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Check It Out

Courier Article by David Locker
Sunday, April 9, 2006

Authors Explore Vienna's Jewish Heritage

The House of Hapsburg ruled over much of Europe for more than 600 years. When it collapsed after World War I, its capital city of Vienna was one of history's most beautiful cities. Learning and culture thrived. Vienna was home to Mozart, Beethoven, Schubert, Brahms, Mahler, Schoenberg and Sigmund Freud.

However, alongside the ornate baroque architecture there coexisted a brutish, pervasive and fatal anti-Semitism.

The Third Man DVD. (1949).

In the Graham Greene- scripted film classic, based on his novel of the same name, we see Vienna after the Holocaust of World War II. The once-beautiful buildings are in ruins, and the streets are deserted. At night shadows loom large under the spotlights of the occupying British and Russian armies.

Joseph Cotton plays a Graham Greenelike figure, only he is an American writer of popular westerns. To earn money to investigate the apparent death of his friend, played by Orson Welles, he accepts an invitation to speak at a cultural gathering of Viennese survivors.

The Viennese display their tenacious belief in High Culture by asking him questions about James Joyce and stream-of-consciousness writing. Cotton confusedly shakes his head and doesn't have a clue. Greene is poking fun here at the literary establishment who looked down on his adventure novels, but the scene shows how even the destruction of their city could not shake the Viennese's' tenacious belief in culture and learning.

The Vienna Paradox: A Memoir by Marjorie Perloff (New Directions, 2004).

Perloff was born Gabriele Mintz in Vienna in 1931. She is a prominent literary critic and has written a masterful and straightforward memoir in which she reflects upon her Jewish identity. I recommend it highly.

Perloff's father was a lawyer whose work allowed him time to pursue his passion for philosophy.

He was a member of a group of scholars who met to read and discuss philosophical papers.

Her mother had a doctorate in economics.

Thanks to her grandfather, who had held political posts at the highest level in Austria and who had done business with the Italian government, the family was able to escape to Italy and eventually to the United States after the Anschluss of 1938. That is when Hitler annexed Austria, deprived Jews of their civil rights and warned them to leave Austria.

Jewish Women and their Salons: The Power of Conversation edited by Emily D. Bilski and Emily Braun (Yale University, 2005).

The book accompanying an exhibition at the Jewish Museum in New York, this beautifully illustrated volume contains an essay about the Viennese salon of the Jewish journalist, Berta Zuckerkandl.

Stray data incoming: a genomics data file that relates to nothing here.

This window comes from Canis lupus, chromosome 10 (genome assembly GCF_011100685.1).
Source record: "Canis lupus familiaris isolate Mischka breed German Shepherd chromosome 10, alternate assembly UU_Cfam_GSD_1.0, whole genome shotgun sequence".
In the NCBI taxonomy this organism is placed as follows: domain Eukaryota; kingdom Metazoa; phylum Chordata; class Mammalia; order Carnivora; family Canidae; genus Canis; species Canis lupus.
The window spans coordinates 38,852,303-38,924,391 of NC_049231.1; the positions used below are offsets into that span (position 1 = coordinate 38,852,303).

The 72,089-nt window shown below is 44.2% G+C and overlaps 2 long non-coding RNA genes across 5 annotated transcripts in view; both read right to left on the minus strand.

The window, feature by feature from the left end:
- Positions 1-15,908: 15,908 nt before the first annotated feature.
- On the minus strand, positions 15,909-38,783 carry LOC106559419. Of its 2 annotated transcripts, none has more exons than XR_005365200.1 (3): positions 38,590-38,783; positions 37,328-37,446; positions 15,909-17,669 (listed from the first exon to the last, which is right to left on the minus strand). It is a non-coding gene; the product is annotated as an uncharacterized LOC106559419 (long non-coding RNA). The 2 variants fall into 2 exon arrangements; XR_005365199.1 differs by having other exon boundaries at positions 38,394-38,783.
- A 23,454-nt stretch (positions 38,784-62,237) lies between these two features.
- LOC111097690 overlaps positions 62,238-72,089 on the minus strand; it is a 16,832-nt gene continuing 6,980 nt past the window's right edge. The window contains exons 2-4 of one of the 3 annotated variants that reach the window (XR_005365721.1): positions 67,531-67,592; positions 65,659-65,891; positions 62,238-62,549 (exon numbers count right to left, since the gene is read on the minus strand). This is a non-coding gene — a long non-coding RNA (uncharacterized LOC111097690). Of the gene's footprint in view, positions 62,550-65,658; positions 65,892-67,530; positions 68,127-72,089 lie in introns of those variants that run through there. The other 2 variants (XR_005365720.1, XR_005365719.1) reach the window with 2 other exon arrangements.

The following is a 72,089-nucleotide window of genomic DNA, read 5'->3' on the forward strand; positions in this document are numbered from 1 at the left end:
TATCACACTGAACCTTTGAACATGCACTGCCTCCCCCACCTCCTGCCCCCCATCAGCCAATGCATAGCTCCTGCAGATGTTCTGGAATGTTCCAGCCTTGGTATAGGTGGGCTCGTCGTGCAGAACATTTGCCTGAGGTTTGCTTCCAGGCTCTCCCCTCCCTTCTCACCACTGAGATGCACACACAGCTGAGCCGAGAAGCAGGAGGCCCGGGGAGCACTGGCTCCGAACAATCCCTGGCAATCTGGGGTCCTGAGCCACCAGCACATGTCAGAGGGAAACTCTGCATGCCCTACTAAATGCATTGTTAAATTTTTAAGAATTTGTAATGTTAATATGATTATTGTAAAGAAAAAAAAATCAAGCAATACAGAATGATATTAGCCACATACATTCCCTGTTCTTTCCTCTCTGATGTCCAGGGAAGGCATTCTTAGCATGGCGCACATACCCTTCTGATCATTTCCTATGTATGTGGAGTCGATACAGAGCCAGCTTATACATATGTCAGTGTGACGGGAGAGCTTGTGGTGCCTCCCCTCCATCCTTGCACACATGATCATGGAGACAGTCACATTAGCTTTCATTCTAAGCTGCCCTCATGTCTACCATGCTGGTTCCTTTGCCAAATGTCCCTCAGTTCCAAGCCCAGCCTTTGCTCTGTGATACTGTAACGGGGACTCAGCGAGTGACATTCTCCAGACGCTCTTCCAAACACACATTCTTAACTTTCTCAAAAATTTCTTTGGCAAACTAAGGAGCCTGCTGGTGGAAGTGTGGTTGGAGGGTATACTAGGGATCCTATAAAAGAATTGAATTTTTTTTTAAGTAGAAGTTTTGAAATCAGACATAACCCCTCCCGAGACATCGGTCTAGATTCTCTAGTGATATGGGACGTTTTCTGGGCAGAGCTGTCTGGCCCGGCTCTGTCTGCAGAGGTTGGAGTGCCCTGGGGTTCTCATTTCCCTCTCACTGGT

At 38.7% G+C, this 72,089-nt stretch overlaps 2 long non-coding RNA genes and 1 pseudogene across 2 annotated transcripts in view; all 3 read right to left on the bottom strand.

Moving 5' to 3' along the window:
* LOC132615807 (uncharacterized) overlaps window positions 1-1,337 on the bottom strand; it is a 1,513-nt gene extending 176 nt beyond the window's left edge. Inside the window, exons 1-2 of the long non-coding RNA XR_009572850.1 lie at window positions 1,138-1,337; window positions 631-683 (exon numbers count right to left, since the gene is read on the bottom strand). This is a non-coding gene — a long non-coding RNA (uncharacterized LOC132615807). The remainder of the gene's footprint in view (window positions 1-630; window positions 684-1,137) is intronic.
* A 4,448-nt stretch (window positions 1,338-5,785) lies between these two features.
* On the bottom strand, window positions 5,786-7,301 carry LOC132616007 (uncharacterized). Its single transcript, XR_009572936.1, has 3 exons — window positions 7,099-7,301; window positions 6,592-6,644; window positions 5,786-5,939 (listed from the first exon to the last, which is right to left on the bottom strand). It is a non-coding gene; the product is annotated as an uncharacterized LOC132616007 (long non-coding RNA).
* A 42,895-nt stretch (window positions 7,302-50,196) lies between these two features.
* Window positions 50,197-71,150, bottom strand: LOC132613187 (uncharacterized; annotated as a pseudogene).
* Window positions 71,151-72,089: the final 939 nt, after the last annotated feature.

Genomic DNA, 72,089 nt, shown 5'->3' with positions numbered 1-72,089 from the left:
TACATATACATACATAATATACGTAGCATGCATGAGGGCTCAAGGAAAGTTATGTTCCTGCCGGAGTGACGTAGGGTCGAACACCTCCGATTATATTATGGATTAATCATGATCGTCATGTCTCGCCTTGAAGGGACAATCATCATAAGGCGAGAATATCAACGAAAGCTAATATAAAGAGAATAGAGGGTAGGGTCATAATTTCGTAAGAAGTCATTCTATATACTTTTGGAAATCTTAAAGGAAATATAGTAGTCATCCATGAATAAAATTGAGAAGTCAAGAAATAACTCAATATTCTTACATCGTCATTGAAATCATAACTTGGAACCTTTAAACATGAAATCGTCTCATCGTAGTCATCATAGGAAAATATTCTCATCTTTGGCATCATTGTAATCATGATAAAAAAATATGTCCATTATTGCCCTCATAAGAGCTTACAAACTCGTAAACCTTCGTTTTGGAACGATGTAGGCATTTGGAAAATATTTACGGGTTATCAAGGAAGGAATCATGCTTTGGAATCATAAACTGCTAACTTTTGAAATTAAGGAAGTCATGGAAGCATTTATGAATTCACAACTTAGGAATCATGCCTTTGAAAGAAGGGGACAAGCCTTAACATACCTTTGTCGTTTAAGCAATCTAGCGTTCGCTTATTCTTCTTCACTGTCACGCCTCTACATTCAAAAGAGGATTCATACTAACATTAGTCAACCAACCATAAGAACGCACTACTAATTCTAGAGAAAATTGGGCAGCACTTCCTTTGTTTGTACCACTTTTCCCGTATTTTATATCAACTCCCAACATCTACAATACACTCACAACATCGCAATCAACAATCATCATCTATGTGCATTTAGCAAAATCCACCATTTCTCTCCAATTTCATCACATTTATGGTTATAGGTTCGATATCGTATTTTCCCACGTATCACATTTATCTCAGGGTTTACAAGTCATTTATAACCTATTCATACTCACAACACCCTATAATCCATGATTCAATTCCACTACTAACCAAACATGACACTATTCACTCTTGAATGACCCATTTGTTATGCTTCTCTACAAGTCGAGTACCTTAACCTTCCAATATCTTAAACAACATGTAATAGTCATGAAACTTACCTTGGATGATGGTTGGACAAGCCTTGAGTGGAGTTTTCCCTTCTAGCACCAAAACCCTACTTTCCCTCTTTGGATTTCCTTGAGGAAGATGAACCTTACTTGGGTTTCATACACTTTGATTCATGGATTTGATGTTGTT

Zuckerkandl's father had seen to it that her education lacked nothing because of her sex. She was a champion of modernism in the arts and the work of painter Gustav Klimt in particular. The variety of the guests at her salon can be seen from a 1932 guest book with the signatures of Colette and Albert Einstein.

She did what she could to alleviate the plight of Jewish refugees to Vienna after World War I and defended Jewish causes, but after the Anschluss, she fled Vienna and re-established her salon in Paris.

Pushing Time Away: My Grandfather and the Tragedy of Jewish Vienna by Peter Singer (Ecco, 2003).

The fortunate few among Viennese Jews escaped the city with their lives. Many had no choice but to stay. Others, like David Oppenheim, the grandfather of the acclaimed philosopher of animal rights Peter Singer, delayed departure too long.

Oppenheim thought he was exempt because he had won medals for risking his life for his country in World War I. A serious scholar and lover of the ancients, his life goal -- ironically -- had been to understand human nature. While teaching classics at high school, he had helped Freud understand the links between psychology and myth.

Singer starts his book with a pile of his grandfather's letters and from them reconstructs his life, which holds the suspense of a mystery novel, and because of its ending, the profundity of Greek tragedy.

To honor the memory of those lost and exiled by the Holocaust, Central Library has invited David J. Leibson, professor of law at the University of Louisville, to hold a conversation with Evansville's Carol Abrams on Saturday .

Leibson was one of the two interviewers of Kentucky survivors and witnesses to the Holocaust for Steven Spielberg's Shoah project, which recorded 52,000 testimonies.

Abrams was influential in connecting the library with the Shoah project.

Central Library is the regional archive for recorded testimonies for the Indiana, Kentucky and Southern Illinois region and has one of the largest collections in the country, with 112 computer disks.

David Locker is a librarian with the Evansville-Vanderburgh Public Library. The opinions expressed in this column are personal and do not reflect policies or official recommendations of EVPL.